When a lady consented to dance cheek to cheek it meant, without question, that she had allowed herself the luxury of an escort to her place of abode or mode of transport. Bonzo never asked. It just happened. With the rest of us it was different. Only on rare occasions could we indulge a lady to leave the hall with us. Occasionally a kind-hearted soul would answer in the affirmative when permission was requested to see her home but for the most part we would be given one of the standard answers such as “my sister is with me” or “my brother is waiting for me at the door.”
Another favourite rejection was for a girl to say she had a cold and was afraid to pass it on. Others had to leave immediately after the dance while more went home in bevvies having been forewarned by anxious mothers to spurn would-be escorts and to seek safety in numbers. Hard to blame the mothers for, beyond doubt, there were some unscrupulous rogues at large in Ballybunion at the time. It was so to speak, the confluence of all romantics, lawful and unlawful for the place and period.
All this, however, does not help us in our analysis of Bonzo Malone. Bonzo is, of course, a leas-anim, or nickname. His real Christian name was Beneficus or Benidicus or some such cumbersome attachment. His friends abbreviated this to Bonzo. There was none of us at the time who could explain Bonzo’s success with the fair sex. Some, the more impressionable, took to imitating his mannerisms few and all though they were. We gave up using superfine brilliantine and tried not to be raucous or noisy as had been our wont. We let the creases escape from our trousers and gave up buttoning our shortcoats before asking a girl to dance. It was all to no avail. If anything we were less successful than before. It was as if the girls knew we were imitators because they refused to take us seriously. With Bonzo it was the same as always. At the ends of their weeks of fortnights holidaying females would go home, heartbroken after Bonzo. He would promise to write but this alas was something he was incapable of doing having abandoned school at an early book.
Looking back now over the years it is not too difficult to understand Bonzo’s success with women. He never stood out like a sore thumb. He was never noisy. He never did anything brilliant while dancing yet he never did anything foolish. He stayed away from the centre of the ballroom. He was a headlands-dancer preferring to do his eurhythmics in the quieter areas. I’ll grant you there are women who love the limelight, who like to be in the thick of things whether these situations are embarrassing or not but the truth is that the vast majority of women are content to go through life with the Bonzoes of this world.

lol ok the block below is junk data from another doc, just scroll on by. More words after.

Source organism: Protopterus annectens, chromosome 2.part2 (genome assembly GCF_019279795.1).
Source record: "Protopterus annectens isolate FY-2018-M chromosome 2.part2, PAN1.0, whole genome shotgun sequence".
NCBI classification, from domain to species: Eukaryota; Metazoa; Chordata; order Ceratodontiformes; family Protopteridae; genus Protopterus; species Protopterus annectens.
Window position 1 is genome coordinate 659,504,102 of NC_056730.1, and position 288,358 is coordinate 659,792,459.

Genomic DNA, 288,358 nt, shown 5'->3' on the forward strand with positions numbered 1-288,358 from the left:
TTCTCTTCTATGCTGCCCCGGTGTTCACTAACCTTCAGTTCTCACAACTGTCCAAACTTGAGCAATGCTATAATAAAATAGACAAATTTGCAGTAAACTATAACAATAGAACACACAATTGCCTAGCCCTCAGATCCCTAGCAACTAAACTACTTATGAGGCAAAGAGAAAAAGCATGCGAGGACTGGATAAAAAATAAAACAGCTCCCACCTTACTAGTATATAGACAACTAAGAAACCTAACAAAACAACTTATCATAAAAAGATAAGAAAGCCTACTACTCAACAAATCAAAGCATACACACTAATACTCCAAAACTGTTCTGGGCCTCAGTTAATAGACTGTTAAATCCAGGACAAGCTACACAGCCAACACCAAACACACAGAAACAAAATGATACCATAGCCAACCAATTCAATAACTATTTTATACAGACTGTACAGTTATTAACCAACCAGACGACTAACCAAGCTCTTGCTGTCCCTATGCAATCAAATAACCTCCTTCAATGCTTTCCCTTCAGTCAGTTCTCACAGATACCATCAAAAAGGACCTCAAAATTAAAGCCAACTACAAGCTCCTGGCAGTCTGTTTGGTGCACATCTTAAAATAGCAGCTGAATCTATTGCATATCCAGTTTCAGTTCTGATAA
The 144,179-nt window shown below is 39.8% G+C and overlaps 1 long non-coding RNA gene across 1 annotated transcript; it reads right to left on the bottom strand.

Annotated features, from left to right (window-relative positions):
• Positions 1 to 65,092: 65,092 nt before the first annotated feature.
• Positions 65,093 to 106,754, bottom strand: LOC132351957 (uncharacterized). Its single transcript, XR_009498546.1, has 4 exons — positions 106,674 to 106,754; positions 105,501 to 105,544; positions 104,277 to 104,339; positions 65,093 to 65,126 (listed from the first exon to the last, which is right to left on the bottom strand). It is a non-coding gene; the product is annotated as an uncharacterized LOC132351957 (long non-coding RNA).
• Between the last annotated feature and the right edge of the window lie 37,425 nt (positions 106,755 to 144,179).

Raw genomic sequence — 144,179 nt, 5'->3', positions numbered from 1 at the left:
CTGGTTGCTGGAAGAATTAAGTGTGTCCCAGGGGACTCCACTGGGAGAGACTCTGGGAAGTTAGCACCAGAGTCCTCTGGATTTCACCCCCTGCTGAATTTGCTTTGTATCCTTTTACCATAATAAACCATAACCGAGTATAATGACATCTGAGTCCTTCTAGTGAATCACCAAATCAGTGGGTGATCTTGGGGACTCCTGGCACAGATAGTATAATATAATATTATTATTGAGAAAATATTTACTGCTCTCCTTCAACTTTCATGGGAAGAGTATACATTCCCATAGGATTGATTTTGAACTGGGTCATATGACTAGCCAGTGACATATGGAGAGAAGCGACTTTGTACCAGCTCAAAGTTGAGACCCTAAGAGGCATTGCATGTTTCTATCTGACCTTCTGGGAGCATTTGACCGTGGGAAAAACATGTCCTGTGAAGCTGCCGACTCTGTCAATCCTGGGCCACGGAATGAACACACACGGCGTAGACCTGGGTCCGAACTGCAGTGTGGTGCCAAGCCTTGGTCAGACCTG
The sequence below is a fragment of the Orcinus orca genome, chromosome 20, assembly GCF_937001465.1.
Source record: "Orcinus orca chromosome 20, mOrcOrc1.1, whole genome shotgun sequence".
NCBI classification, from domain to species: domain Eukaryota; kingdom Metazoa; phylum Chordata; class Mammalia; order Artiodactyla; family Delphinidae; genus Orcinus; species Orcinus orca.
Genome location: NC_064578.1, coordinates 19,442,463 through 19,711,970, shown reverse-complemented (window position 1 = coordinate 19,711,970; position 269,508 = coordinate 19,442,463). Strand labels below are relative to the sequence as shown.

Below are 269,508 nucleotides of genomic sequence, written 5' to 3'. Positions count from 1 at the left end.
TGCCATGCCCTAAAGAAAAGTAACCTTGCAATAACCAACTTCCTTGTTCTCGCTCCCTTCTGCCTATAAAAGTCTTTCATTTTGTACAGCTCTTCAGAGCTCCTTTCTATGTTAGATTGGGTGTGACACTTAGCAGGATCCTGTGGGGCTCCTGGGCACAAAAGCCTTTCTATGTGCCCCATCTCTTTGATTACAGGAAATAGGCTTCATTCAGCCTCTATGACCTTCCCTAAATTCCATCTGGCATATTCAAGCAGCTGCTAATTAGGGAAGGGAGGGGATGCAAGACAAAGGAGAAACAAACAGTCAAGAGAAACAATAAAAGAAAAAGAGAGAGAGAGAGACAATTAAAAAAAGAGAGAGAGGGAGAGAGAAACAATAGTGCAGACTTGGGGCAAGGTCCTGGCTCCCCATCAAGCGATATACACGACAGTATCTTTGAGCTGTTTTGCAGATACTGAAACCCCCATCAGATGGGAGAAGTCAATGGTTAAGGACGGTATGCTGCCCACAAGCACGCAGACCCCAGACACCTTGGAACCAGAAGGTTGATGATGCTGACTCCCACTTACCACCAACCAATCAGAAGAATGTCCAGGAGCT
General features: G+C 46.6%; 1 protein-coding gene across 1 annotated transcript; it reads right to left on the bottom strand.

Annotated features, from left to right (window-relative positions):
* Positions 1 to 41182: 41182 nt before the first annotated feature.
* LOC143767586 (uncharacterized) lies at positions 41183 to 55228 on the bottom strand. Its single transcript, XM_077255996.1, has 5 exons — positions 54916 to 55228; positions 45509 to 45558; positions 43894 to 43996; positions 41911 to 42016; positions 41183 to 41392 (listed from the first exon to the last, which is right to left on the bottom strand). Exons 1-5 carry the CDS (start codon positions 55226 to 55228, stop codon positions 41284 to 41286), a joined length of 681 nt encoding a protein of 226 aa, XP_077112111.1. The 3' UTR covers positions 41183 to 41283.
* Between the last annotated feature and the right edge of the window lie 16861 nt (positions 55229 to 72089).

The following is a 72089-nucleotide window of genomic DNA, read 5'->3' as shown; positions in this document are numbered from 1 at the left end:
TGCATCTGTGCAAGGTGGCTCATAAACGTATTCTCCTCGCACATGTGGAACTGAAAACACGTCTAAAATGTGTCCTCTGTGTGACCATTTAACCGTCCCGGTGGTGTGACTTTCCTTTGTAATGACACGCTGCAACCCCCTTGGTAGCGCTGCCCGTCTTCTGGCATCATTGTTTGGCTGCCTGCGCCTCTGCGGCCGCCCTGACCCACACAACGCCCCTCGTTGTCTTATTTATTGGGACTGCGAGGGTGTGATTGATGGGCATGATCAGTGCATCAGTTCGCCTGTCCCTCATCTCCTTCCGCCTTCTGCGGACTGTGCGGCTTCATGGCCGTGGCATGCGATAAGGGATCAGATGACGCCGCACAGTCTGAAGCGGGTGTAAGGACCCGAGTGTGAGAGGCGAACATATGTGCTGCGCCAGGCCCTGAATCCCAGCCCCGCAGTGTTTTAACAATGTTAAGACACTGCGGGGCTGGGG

Bonzo succeeded because he was an average man. He never lost because he never gambled. He never made his partner look awkward on the dance floor. He took no chances.
He never bored her with idle talk. He let the music and the atmosphere do the work for him and was happy and which is more important was seen to be happy whenever his partner searched for the truth in his eyes. Bonzo wasn’t great but neither was he mediocre. Women sensed that here was a man who could go through life without rocking the boat and this basically is the chief requirement of a female in search of a suitable mate.
If he were in the cavalry Bonzo would never lead a charge. The chances were he’d live to tell the tale. He knew his limitations and was ashamed of them. He wore his clothes the way he did because he did not want to attract too much attention. He could not cope with it if it came his way. It was Shakespeare who said that the apparel oft proclaims the man. In Bonzo’s case it was true. He was, in short, a man who could be trusted by all women. He also knew himself.